However, this answers only half of the question. When the officer told Ms Pike that Jiffy Lube’s sign affronted community standards, he was not referring to the standards of Black Rock City. He was alluding to the prevailing community standards in Pershing County. These standards are not a mystery. They are described in laws that regulate pornography in the State of Nevada. Such regulations are not unlike the rules that prevail in any town in the United States. Pornographic theaters and video shops are not allowed to depict explicit sex acts on the street, and the ethos that supports these laws, the “prevailing community standard”, is not unlike our own disinclination to allow participants to engage in public sex acts in Black Rock City. To be candid, I’m not at all sure that I would be entirely comfortable if a business moved into my residential neighborhood and erected a giant pornographic sign. If this were done in San Francisco, a city notable for its tolerance and its celebration of sexual diversity, I estimate that it would take less than two hours before I witnessed flashing lights outside of my window. To the Sheriff’s deputies, I suppose this application of the community standards of their county simply seemed like common sense.

Much of the confusion about this incident stems from the fact that many of our participants have come to believe that Black Rock City possesses the rights of an incorporated civic entity and that we, as organizers, are somehow empowered to make laws that contravene the power of the State. It can easily seem that we form a kind of republic, a place of special dispensation that is absolved from following the law. After all, our citizens are free to walk naked in the streets, and they are free to express themselves in many uninhibited ways that might draw censure elsewhere. This ambiguity is even further compounded by the fact that so much latitude is already allowed us. In Ms Pike’s article an officer with Pershing County law enforcement said, when asked about public nudity, “You have to ask, ‘Does it offend the consciousness of the community? Up there [at Burning Man] it doesn’t. People walk all over the place naked, and they don’t get arrested”. Clearly then, the sign at Jiffy Lube was firmly poised astride an invisible line that divides what our community is willing to tolerate from what the community of Pershing county is comfortable with. In other words, despite some fantasies of anarchist autonomy, Black Rock City is located within a county in a State within America on Planet Earth.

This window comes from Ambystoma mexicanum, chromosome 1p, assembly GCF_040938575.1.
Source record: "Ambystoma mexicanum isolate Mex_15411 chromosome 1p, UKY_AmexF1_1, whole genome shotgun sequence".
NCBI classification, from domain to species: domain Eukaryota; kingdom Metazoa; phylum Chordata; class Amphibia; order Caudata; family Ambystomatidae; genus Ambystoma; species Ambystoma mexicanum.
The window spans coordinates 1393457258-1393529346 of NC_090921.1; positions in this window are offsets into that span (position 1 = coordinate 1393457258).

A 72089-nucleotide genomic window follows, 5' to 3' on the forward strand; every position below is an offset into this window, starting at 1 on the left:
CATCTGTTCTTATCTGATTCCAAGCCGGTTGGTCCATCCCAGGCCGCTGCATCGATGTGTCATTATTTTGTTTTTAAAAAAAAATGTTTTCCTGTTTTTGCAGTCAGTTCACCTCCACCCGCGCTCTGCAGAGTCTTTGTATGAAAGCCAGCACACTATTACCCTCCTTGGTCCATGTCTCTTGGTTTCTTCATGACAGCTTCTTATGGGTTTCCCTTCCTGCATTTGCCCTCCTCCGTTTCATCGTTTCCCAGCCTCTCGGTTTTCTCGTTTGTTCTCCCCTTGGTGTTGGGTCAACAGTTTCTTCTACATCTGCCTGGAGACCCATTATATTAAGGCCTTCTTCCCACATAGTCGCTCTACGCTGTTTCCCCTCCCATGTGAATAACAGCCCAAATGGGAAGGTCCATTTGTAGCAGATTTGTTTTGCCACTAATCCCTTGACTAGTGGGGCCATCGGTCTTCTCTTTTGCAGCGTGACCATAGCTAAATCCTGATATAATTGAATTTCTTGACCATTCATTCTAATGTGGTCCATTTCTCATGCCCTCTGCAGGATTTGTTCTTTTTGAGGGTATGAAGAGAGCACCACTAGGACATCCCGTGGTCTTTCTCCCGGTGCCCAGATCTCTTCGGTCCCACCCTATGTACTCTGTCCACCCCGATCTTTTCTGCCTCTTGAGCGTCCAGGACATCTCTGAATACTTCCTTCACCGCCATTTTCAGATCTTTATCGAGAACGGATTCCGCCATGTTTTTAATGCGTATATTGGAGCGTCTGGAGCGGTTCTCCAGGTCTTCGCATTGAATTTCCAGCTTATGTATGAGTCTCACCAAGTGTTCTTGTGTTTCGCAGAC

However, as they say in the legal profession, hard cases tend to make bad law. Before we speak of the unalienable constitutional right to mount large pornographic signs on thoroughfares or address desperate causes, I would like to place this further in its human context. It’s clear to me, after considering the facts laid out in Ms Pike’s article, that the Jiffy Lube affair does not represent any sort of sinister homophobic agenda, nor is it an instance of heavy-handed and heedless oppression. The same officer who spoke to Ms Pike about respecting Burning Man standards regarding nudity went on to say that members of another camp who were exhibiting heterosexual pornography on a large-scale screen along a public roadway were also quietly asked to tone it down. They switched, I am told, to “soft-porn”. This little regarded incident did not produce visceral outrage. The participants involved apparently regarded it as an acceptable compromise. It does illustrate, however, that standards regarding pornography in Pershing County were applied even-handedly. In the case of Jiffy Lube, I think that the authorities perceived a paradigm. Specifically, they were undoubtedly struck by the public prominence of this sign in the immediate vicinity of children. This may not be the standard we adopted, but there is no evidence that it represents a particularly homophobic orientation. From their point of view, porn parlors would not ordinarily be licensed to operate alongside day care centers. Indeed, had this particular sign been somewhat smaller, or had it appeared at any one of a hundred different locations, the issue might have been perceived very differently.